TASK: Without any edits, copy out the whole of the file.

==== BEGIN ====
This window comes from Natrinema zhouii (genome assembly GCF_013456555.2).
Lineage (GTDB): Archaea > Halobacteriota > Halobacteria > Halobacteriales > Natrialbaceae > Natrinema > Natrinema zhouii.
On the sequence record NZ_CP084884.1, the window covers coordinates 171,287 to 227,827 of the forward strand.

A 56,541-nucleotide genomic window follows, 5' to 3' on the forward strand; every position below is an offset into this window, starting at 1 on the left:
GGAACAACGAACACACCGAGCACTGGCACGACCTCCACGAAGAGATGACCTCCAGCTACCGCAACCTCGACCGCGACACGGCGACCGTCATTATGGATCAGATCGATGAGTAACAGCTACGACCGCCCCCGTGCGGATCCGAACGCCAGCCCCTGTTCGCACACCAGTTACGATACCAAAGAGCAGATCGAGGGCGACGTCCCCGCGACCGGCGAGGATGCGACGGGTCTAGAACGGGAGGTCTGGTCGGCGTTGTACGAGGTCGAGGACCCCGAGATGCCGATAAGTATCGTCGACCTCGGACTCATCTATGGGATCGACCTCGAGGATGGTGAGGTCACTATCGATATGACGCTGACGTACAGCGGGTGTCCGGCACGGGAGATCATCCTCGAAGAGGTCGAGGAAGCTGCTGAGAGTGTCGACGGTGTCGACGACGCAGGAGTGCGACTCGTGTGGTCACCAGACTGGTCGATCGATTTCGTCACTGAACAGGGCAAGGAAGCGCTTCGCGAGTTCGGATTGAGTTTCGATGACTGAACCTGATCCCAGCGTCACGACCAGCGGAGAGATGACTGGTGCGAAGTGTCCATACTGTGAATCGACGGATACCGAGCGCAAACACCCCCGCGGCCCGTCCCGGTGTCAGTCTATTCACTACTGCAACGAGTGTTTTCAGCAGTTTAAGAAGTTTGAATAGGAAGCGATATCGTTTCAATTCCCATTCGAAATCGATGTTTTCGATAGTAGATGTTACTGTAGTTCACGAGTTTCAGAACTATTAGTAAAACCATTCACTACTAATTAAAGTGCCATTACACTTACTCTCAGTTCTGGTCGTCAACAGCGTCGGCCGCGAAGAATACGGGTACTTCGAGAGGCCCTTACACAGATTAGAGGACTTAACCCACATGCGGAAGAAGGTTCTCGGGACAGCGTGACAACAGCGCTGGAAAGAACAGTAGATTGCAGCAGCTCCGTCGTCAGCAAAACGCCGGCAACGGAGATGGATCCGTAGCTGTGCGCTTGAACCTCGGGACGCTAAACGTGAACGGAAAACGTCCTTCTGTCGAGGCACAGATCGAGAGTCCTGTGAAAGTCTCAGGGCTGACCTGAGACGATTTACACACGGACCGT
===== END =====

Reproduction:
This window comes from Natrinema zhouii (genome assembly GCF_013456555.2).
Lineage (GTDB): Archaea > Halobacteriota > Halobacteria > Halobacteriales > Natrialbaceae > Natrinema > Natrinema zhouii.
On the sequence record NZ_CP084884.1, the window covers coordinates 171,287 to 227,827 of the forward strand.

A 56,541-nucleotide genomic window follows, 5' to 3' on the forward strand; every position below is an offset into this window, starting at 1 on the left:
GGAACAACGAACACACCGAGCACTGGCACGACCTCCACGAAGAGATGACCTCCAGCTACCGCAACCTCGACCGCGACACGGCGACCGTCATTATGGATCAGATCGATGAGTAACAGCTACGACCGCCCCCGTGCGGATCCGAACGCCAGCCCCTGTTCGCACACCAGTTACGATACCAAAGAGCAGATCGAGGGCGACGTCCCCGCGACCGGCGAGGATGCGACGGGTCTAGAACGGGAGGTCTGGTCGGCGTTGTACGAGGTCGAGGACCCCGAGATGCCGATAAGTATCGTCGACCTCGGACTCATCTATGGGATCGACCTCGAGGATGGTGAGGTCACTATCGATATGACGCTGACGTACAGCGGGTGTCCGGCACGGGAGATCATCCTCGAAGAGGTCGAGGAAGCTGCTGAGAGTGTCGACGGTGTCGACGACGCAGGAGTGCGACTCGTGTGGTCACCAGACTGGTCGATCGATTTCGTCACTGAACAGGGCAAGGAAGCGCTTCGCGAGTTCGGATTGAGTTTCGATGACTGAACCTGATCCCAGCGTCACGACCAGCGGAGAGATGACTGGTGCGAAGTGTCCATACTGTGAATCGACGGATACCGAGCGCAAACACCCCCGCGGCCCGTCCCGGTGTCAGTCTATTCACTACTGCAACGAGTGTTTTCAGCAGTTTAAGAAGTTTGAATAGGAAGCGATATCGTTTCAATTCCCATTCGAAATCGATGTTTTCGATAGTAGATGTTACTGTAGTTCACGAGTTTCAGAACTATTAGTAAAACCATTCACTACTAATTAAAGTGCCATTACACTTACTCTCAGTTCTGGTCGTCAACAGCGTCGGCCGCGAAGAATACGGGTACTTCGAGAGGCCCTTACACAGATTAGAGGACTTAACCCACATGCGGAAGAAGGTTCTCGGGACAGCGTGACAACAGCGCTGGAAAGAACAGTAGATTGCAGCAGCTCCGTCGTCAGCAAAACGCCGGCAACGGAGATGGATCCGTAGCTGTGCGCTTGAACCTCGGGACGCTAAACGTGAACGGAAAACGTCCTTCTGTCGAGGCACAGATCGAGAGTCCTGTGAAAGTCTCAGGGCTGACCTGAGACGATTTACACACGGACCGT